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Adnan Syed’s Conviction in ‘Serial’ Podcast Case Overturned and Judge Orders His Release

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BALTIMORE — A judge on Monday vacated the murder conviction by Adnan Syed, years after the popular podcast “Serial” covered his case, casting doubt on his role in the 1999 murder of ex-girlfriend Hae Min Lee.

City Circuit Court judge Melissa Phinn said prosecutors have presented a compelling argument that Syed’s conviction was wrong and that he should be released immediately.

Prosecutors failed to properly hand over evidence to defense attorneys that could have helped them show that someone else killed Lee, Phinn said. And evidence discovered since the trial would have added a “significant and significant probability that the outcome would have been different.”

Phinn clears murder, kidnapping, robbery and false prison terms. The judge ordered Syed to be released without bail and placed under house arrest with GPS location monitoring.

Shortly before the verdict, prosecutor Becky Feldman said “justice and fairness” called for Syed’s convictions to be dropped.

“The state has lost faith in the integrity of this conviction and believes it is in the interests of justice and fairness that its convictions be revoked,” Feldman said.

“It is our promise that we will do everything we can to bring justice to the Lee family. That means we will continue to use all available resources to bring a suspect or suspects to justice and hold them accountable.”

Syed, who has a full beard, appeared in court wearing a white long-sleeved shirt, dark tie and traditional Muslim skullcap.

When Phinn ordered guards to “remove his shackles,” Syed’s supporters burst into applause in the courtroom.

Phinn gave the state 30 days to decide whether to seek a new trial or close the case.

Out of court, Baltimore state attorney Marilyn Mosby welcomed the judge’s ruling as Syed stepped outside, greeted with cheers, and was shown in a waiting car before being driven away.

“We are not yet declaring Adnan Syed’s innocence,” Mosby told reporters. “We declare that in the interests of fairness and justice he is entitled to a new trial.”

Maryland Attorney General Brian E. Frosh called Mosby’s allegations “false.”

“Neither the state attorney Mosby nor anyone in her office bothered to consult the assistant state attorney who prosecuted the case or anyone in my office about these alleged violations,” Frosh said in a statement. “The file in this case has been made available to the defense several times.”

Maryland prosecutors last week asked for Syed’s conviction to be revoked, leaving the victim’s family stunned.

Lee’s brother, Young Lee, wept during his virtual court hearing Monday, wondering how this turn of events unfolded.

“I’ve lived with this for over 20 years, and every day when I think it’s over, when I think it’s over or it’s over, it always comes back,” he told the court via Zoom. “And it’s not just me. It’s killing me, and it’s killing my mother.”

Steve Kelly, a lawyer for Lee’s family, asked Phinn to postpone Monday’s proceedings by seven days so that Lee’s brother could attend and address the court.

The family was not given enough time and did not have a lawyer to make a decision about appearing in court, Kelly said.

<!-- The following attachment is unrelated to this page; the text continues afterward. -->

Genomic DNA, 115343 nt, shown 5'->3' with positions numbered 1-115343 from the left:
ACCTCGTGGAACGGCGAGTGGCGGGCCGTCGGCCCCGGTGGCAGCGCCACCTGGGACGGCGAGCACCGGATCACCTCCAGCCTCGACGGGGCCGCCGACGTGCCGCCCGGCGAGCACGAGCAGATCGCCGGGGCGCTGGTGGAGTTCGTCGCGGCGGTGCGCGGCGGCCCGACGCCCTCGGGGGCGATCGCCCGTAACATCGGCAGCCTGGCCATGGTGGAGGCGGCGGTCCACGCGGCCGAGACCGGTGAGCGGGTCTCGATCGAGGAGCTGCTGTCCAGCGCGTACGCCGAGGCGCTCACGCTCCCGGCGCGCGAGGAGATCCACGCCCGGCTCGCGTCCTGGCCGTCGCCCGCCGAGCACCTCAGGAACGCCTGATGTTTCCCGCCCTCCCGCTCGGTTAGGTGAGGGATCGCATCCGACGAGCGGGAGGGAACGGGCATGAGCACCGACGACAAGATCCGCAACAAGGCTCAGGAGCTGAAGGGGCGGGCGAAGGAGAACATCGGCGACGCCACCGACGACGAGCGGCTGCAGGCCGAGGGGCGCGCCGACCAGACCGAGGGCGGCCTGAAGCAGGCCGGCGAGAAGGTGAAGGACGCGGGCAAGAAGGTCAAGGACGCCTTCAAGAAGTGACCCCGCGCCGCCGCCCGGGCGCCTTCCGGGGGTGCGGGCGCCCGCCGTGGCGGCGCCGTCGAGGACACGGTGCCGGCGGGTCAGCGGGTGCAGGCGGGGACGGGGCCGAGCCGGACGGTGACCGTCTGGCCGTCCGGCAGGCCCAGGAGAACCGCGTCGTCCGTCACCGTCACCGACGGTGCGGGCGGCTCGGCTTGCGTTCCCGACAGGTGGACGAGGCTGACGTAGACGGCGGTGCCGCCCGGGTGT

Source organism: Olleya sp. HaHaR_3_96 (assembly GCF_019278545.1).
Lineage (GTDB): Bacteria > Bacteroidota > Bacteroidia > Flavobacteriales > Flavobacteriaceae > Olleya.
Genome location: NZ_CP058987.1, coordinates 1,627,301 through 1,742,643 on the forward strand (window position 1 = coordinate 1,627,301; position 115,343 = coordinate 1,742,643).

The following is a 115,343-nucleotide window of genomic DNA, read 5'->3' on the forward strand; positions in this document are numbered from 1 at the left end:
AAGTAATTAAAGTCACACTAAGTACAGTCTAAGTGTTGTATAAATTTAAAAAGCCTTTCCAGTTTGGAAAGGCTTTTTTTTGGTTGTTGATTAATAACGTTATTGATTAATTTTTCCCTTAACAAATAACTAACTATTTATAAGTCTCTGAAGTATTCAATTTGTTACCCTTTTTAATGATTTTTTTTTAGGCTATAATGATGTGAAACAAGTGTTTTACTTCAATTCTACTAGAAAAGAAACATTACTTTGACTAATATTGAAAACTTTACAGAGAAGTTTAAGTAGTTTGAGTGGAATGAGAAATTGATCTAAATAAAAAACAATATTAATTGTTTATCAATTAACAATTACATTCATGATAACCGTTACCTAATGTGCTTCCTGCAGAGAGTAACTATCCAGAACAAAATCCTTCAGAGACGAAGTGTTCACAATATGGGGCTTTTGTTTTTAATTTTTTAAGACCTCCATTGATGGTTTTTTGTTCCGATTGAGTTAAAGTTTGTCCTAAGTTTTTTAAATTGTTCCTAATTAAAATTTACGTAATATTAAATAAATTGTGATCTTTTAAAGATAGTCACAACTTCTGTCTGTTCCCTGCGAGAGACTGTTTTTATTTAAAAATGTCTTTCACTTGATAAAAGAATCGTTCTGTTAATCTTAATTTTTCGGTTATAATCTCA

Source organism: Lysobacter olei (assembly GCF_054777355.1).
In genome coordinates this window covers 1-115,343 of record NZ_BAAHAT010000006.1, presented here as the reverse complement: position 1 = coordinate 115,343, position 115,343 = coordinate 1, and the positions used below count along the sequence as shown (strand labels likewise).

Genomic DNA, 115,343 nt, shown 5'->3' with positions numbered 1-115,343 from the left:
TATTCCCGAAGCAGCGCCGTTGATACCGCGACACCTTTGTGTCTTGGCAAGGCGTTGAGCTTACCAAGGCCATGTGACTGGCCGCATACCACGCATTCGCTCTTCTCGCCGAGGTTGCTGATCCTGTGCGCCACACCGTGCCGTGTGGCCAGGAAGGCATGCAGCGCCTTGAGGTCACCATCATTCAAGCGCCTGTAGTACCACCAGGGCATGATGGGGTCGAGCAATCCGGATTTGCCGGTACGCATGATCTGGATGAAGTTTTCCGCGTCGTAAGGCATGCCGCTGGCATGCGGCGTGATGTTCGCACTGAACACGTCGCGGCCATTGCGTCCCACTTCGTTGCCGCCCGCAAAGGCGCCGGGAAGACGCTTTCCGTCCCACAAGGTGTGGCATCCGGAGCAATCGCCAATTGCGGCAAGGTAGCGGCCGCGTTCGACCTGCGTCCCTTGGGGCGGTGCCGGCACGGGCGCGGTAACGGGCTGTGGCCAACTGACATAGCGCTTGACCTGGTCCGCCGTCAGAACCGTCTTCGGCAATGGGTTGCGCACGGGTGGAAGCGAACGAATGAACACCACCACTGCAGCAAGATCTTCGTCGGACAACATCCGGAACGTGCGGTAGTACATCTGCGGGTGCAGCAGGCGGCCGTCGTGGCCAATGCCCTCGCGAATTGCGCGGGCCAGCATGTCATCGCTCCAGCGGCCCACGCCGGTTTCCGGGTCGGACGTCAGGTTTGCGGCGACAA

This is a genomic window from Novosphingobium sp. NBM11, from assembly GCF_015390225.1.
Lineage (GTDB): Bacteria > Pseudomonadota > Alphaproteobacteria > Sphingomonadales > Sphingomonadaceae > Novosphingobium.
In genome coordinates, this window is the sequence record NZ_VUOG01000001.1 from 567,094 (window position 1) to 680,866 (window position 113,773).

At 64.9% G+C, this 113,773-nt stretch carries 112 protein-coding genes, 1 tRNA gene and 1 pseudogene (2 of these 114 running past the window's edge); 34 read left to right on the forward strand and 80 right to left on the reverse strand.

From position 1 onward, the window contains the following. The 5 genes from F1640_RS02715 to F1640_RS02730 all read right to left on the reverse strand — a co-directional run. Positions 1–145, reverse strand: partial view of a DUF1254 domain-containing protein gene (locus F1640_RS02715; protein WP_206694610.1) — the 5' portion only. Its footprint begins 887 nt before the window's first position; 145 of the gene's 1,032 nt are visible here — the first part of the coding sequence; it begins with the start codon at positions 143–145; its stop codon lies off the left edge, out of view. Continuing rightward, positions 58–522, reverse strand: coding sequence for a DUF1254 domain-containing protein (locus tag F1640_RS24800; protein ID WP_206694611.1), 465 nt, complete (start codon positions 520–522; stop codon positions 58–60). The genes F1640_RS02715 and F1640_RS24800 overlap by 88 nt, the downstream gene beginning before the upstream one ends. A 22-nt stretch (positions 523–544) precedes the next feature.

“It is outrageous to suggest that the prosecution has been sufficiently informed under these circumstances,” Kelly told the court. “My client is not a lawyer and has not been advised by a lawyer about his rights and to act accordingly.”

But Phinn said the family, represented by Lee’s brother in California, could easily jump on Zoom to address the court. She gave the brother a 30-minute reprieve to get to a computer so he could dial in to the hearing.

“I was a bit taken aback,” Lee told the court. “I always thought the state was on my side, but out of nowhere I hear that there is a motion to lift the verdict, and I honestly thought I felt betrayed.”

Hae Min Lee was 18 when she was murdered in 1999. Her body was found buried in Baltimore’s Leakin Park.

Syed, now 42, was sentenced to life behind bars in 2000 and his case gained national exposure through the 2014 podcast “Series.”

The true-crime series was the brainchild of radio producer Sarah Koenig, a former Baltimore Sun reporter, who spent more than a year digging into Syed’s case, reporting her findings in near-real time in hour-long segments. The 12-episode podcast won a Peabody Award and was transformative in popularizing podcasts for a wide audience.

The podcast’s official Twitter account said Koenig was in court on Monday and a new episode of the series would be available on Tuesday.

Prosecutors had relied on mobile phone data that seemed to indicate that Syed was near the park where Lee’s body was found. But they are now questioning “unreliable cell tower data” used in Syed’s trial and want to look into “two alternative suspects”.

“These suspects were known persons at the time of the investigation of the case and not properly excluded,” the prosecutor said last week.

Syed’s legal team has maintained that the mobile data used against him was unreliable because carrier AT&T had said it only determined where outgoing calls came from, not incoming calls. The mobile evidence used against Syed focused on his phone’s incoming calls, meaning his general location around the time Lee disappeared could not be verified.

Syed’s defense has also long questioned a key account of the couple’s classmate, Jay Wild, who testified that he was with Syed when he buried her body in the park.

Julia Jester reported from Baltimore and David K. Li from New York City.


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